Steampunk Coffee

Steampunk

Steampunk coffee are my local coffee roasters based in the Scottish East coast town of North Berwick.

My first ever taste of specialty coffee was a latte from steampunk. This was the moment that I fell in love with speciality coffee.

As my local roaster and introduction to specialty coffee I have followed their story for some time. As my curiosity and eagerness to learn more about speciality coffee grew, I had accumulated a number of questions. So its no surprise that when I started my blog Cath at steampunk was one of the first I had in mind.

Fortunately after reaching out, Cath was great and agreed to answer my questions! It is a really great read and I personally have loved reading about this from the view of someone within the local Scottish coffee community.

I hope you enjoy!

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For anyone that may not be aware can you tell us a bit about yourself?

I live in North Berwick with my two teenage kids and two crazy rescue dogs. We ended up here via Edinburgh but I originally grew up in the US. As a young person, my favourite place to hang out was record stores and seedy diners where I would sit in a booth with a book and endless refills of very bad coffee. I guess that’s how my love affair with coffee began. For me it was all about the environment and what the coffee accompanied rather than the coffee itself, but coffee was definitely an important ritual in my life. This has also been an influence in the sort of environment I enjoy in a cafe – comfortable, lived in/maybe a bit shabby and full of old stuff and most importantly a great friendly vibe.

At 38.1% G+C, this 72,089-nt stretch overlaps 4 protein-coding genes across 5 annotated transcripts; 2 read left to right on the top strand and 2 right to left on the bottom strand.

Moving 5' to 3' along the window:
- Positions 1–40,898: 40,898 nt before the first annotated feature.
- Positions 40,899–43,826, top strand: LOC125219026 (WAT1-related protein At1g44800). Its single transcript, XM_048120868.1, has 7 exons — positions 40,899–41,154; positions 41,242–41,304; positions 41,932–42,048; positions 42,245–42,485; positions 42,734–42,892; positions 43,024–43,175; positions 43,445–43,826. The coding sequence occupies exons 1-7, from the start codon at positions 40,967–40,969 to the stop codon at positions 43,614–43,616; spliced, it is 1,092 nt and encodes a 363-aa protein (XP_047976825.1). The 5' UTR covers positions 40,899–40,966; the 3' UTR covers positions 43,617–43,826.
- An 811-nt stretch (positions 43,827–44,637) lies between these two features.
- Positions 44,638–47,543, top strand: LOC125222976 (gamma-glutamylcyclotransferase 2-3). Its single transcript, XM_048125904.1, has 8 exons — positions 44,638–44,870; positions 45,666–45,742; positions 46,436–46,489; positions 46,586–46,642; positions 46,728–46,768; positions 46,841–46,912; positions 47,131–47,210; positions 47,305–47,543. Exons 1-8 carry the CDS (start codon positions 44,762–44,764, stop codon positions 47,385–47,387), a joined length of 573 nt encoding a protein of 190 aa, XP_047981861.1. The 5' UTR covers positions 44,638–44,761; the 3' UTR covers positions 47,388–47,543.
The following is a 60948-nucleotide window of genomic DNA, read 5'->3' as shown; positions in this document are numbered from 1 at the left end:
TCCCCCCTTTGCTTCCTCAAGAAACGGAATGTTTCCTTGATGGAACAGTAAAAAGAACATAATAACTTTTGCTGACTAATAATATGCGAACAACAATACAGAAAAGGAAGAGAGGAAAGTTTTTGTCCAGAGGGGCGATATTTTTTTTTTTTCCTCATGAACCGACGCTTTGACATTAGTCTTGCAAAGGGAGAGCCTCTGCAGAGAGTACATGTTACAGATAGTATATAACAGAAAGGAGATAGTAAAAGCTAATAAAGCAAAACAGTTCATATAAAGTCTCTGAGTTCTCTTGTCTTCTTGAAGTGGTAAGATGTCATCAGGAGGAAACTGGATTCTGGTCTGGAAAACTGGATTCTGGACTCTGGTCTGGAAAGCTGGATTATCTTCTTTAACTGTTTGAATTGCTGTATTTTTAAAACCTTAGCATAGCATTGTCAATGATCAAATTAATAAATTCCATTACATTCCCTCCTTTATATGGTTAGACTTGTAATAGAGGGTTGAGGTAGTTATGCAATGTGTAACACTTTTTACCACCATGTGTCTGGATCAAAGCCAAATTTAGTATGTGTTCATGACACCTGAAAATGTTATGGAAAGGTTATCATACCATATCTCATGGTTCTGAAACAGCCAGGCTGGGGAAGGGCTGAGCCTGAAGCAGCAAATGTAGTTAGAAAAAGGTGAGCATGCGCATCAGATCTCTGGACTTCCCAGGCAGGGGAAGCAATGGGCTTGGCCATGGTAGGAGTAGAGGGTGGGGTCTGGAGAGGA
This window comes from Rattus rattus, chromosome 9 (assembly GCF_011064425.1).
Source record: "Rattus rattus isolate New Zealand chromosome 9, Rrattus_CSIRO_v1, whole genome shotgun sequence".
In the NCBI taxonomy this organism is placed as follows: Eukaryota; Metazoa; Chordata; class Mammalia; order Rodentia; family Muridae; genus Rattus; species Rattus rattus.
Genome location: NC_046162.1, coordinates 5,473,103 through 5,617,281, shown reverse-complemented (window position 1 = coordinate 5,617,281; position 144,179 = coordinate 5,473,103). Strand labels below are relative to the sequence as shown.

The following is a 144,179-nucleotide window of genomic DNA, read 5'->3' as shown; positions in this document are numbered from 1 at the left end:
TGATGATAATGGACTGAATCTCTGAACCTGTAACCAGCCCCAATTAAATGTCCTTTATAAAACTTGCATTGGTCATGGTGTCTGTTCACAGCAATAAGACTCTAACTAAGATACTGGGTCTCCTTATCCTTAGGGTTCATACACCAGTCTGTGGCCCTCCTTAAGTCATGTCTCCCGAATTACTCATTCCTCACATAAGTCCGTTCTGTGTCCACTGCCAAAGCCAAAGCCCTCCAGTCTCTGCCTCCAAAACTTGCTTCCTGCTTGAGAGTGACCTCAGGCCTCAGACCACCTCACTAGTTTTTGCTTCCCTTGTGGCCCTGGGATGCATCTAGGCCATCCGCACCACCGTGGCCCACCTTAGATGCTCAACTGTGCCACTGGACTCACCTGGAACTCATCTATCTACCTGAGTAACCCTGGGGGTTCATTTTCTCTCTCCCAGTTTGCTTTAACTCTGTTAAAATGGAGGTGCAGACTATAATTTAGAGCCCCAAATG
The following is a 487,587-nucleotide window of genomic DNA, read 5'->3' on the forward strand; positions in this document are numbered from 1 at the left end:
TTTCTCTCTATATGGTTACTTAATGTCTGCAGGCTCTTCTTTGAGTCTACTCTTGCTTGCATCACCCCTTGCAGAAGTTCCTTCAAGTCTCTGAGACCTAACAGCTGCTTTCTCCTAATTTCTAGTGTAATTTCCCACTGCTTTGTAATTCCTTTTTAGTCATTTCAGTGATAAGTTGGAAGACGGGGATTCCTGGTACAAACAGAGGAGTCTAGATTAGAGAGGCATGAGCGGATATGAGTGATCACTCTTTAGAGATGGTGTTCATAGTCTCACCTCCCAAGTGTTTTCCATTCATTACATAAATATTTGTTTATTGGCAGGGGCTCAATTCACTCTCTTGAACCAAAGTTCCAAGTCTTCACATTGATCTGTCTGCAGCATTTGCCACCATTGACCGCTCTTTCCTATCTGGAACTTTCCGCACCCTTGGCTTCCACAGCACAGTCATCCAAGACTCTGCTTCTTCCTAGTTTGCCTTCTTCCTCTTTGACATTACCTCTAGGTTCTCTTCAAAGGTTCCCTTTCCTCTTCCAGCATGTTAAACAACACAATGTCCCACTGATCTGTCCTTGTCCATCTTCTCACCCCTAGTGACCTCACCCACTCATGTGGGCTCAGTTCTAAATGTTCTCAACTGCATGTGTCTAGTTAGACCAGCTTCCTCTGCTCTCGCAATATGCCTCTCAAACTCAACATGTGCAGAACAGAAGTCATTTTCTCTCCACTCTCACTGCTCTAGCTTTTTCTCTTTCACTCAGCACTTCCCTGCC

What was your introduction to specialty coffee and how did this inspire the beginning of Steam Punk?

The first coffee I remember that really blew my mind was an Ethiopian Harrar from Starbucks, being old enough to remember the second wave as it happened. It was so different from the mugs of Folgers I was used to and I suddenly realised that coffee could be something else entirely other than just a black bitter swill. My first taste of specialty coffee was at Artisan Roast in Edinburgh many years later. I had a flat white – a real diversion from my usual filter brew. It was sweet and creamy and beautifully crafted. Again it lifted my idea of what coffee could be about. I was running a baking business at the time and this experience made me realise I wanted to delve further into the world of specialty coffee. 

Can you give an insight into your role at Steam Punk and what does a day in the life involve for you?